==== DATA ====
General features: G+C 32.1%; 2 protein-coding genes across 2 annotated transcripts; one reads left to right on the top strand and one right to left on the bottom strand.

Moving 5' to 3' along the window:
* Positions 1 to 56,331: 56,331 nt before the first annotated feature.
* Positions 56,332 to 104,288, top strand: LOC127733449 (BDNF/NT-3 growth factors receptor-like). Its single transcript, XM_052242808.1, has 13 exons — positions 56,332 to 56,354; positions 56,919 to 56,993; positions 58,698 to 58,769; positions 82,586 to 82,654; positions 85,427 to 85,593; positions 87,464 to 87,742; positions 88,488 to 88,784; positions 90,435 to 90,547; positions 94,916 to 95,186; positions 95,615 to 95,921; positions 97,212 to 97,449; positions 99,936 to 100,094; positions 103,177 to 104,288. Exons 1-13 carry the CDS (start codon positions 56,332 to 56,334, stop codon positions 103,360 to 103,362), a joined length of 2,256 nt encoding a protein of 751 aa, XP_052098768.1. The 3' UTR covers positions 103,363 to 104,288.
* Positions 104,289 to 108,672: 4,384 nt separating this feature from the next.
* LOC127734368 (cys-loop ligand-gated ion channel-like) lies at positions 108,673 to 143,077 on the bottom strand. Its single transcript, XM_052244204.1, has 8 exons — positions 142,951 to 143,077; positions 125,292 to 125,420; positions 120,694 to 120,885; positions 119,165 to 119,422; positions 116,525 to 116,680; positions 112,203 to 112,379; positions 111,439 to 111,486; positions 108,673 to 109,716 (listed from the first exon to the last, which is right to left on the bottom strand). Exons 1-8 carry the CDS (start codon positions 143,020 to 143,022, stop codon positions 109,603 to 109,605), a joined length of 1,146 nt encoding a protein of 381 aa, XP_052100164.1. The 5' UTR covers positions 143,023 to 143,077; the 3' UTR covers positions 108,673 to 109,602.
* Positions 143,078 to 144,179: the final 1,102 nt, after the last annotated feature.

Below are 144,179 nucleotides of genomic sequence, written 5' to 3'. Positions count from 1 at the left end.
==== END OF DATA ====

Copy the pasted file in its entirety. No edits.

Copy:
General features: G+C 32.1%; 2 protein-coding genes across 2 annotated transcripts; one reads left to right on the top strand and one right to left on the bottom strand.

Moving 5' to 3' along the window:
* Positions 1 to 56,331: 56,331 nt before the first annotated feature.
* Positions 56,332 to 104,288, top strand: LOC127733449 (BDNF/NT-3 growth factors receptor-like). Its single transcript, XM_052242808.1, has 13 exons — positions 56,332 to 56,354; positions 56,919 to 56,993; positions 58,698 to 58,769; positions 82,586 to 82,654; positions 85,427 to 85,593; positions 87,464 to 87,742; positions 88,488 to 88,784; positions 90,435 to 90,547; positions 94,916 to 95,186; positions 95,615 to 95,921; positions 97,212 to 97,449; positions 99,936 to 100,094; positions 103,177 to 104,288. Exons 1-13 carry the CDS (start codon positions 56,332 to 56,334, stop codon positions 103,360 to 103,362), a joined length of 2,256 nt encoding a protein of 751 aa, XP_052098768.1. The 3' UTR covers positions 103,363 to 104,288.
* Positions 104,289 to 108,672: 4,384 nt separating this feature from the next.
* LOC127734368 (cys-loop ligand-gated ion channel-like) lies at positions 108,673 to 143,077 on the bottom strand. Its single transcript, XM_052244204.1, has 8 exons — positions 142,951 to 143,077; positions 125,292 to 125,420; positions 120,694 to 120,885; positions 119,165 to 119,422; positions 116,525 to 116,680; positions 112,203 to 112,379; positions 111,439 to 111,486; positions 108,673 to 109,716 (listed from the first exon to the last, which is right to left on the bottom strand). Exons 1-8 carry the CDS (start codon positions 143,020 to 143,022, stop codon positions 109,603 to 109,605), a joined length of 1,146 nt encoding a protein of 381 aa, XP_052100164.1. The 5' UTR covers positions 143,023 to 143,077; the 3' UTR covers positions 108,673 to 109,602.
* Positions 143,078 to 144,179: the final 1,102 nt, after the last annotated feature.

Below are 144,179 nucleotides of genomic sequence, written 5' to 3'. Positions count from 1 at the left end.